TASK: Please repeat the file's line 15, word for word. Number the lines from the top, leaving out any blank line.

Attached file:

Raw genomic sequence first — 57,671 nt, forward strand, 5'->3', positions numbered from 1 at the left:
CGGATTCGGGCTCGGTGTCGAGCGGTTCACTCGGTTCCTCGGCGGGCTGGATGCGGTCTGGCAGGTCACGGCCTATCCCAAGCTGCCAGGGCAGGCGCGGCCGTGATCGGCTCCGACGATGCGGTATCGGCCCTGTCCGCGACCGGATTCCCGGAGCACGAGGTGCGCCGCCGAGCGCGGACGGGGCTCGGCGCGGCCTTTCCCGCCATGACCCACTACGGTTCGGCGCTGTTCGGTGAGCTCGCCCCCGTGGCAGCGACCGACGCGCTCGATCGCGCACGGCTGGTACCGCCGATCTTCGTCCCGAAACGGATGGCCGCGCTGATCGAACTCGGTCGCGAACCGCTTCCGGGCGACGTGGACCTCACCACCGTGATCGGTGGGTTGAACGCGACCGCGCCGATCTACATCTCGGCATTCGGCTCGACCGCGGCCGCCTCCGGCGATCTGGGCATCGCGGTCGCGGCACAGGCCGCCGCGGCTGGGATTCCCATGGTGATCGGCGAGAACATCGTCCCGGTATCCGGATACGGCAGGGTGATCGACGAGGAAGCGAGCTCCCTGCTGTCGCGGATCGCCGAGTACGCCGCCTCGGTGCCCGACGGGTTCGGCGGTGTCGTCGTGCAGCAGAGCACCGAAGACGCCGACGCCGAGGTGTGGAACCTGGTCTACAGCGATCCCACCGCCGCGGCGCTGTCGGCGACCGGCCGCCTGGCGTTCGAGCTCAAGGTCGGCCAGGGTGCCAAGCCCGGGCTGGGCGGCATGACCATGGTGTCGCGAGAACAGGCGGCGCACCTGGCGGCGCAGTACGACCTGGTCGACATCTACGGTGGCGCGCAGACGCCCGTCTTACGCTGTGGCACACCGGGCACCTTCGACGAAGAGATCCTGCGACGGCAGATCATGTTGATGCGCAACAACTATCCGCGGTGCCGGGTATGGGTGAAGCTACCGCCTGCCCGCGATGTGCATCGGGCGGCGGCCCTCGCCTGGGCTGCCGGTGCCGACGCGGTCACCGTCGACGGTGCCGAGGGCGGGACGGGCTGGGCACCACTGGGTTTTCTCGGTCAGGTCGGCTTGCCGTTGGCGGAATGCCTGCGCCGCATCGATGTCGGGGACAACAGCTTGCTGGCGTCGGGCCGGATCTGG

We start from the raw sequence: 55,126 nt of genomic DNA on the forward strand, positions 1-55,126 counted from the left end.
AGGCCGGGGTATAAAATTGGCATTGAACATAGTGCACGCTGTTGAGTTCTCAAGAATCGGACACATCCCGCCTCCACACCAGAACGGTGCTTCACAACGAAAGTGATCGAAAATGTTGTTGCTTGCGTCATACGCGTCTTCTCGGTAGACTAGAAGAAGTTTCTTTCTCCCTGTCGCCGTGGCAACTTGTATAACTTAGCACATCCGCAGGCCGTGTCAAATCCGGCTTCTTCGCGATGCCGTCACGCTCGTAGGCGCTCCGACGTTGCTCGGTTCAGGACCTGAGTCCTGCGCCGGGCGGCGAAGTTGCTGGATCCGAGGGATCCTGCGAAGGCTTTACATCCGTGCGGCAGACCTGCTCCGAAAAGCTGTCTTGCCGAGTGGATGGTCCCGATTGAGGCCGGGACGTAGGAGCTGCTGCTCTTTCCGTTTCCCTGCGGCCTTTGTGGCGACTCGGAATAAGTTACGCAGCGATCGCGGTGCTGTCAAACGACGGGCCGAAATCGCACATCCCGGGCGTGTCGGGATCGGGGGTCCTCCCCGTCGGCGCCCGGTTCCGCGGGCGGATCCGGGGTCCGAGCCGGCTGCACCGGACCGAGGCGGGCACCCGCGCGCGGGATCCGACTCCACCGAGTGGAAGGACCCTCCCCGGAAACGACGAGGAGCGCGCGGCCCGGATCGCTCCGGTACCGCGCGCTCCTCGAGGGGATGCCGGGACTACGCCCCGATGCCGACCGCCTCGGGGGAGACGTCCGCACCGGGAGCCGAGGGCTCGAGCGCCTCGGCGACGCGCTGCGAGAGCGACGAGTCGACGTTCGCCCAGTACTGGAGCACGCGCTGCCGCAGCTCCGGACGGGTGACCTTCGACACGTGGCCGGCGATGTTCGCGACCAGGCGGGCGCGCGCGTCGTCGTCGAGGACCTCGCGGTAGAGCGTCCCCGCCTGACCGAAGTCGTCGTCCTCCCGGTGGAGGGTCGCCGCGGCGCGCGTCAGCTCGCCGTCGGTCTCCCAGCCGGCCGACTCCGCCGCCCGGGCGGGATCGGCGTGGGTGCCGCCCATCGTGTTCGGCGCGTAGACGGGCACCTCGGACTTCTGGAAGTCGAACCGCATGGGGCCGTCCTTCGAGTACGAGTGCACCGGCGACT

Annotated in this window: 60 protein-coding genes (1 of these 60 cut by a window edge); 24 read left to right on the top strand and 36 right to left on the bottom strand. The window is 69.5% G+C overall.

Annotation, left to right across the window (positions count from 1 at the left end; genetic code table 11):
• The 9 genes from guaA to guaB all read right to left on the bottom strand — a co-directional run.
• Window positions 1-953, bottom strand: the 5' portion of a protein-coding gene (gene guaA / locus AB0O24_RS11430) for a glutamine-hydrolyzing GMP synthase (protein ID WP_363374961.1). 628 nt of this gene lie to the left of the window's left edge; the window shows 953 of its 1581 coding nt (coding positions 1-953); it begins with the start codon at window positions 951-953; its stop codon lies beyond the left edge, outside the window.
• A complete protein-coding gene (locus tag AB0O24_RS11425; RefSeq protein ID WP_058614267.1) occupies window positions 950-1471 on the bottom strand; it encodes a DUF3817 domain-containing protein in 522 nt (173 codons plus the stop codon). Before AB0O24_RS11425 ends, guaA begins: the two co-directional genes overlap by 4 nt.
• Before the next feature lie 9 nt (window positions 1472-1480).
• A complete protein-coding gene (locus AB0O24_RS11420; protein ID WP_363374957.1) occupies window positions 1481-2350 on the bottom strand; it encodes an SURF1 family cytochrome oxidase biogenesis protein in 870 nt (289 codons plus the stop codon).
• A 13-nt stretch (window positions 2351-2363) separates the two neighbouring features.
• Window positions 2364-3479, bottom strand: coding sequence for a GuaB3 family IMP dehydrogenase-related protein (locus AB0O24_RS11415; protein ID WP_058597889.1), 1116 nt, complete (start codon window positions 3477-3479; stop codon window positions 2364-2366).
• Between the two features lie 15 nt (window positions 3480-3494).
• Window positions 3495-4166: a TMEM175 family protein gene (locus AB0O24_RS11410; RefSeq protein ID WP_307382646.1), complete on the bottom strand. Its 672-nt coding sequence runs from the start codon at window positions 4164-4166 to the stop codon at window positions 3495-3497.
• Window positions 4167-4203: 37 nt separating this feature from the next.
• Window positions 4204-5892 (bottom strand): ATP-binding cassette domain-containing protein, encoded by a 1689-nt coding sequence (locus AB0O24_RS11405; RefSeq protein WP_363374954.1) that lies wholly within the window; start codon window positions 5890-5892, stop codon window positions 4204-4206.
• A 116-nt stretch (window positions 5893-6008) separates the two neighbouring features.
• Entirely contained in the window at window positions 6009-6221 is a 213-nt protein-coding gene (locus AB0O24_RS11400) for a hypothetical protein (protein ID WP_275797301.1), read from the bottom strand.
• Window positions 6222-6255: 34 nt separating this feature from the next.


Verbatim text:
• Window positions 3495-4166: a TMEM175 family protein gene (locus AB0O24_RS11410; RefSeq protein ID WP_307382646.1), complete on the bottom strand. Its 672-nt coding sequence runs from the start codon at window positions 4164-4166 to the stop codon at window positions 3495-3497.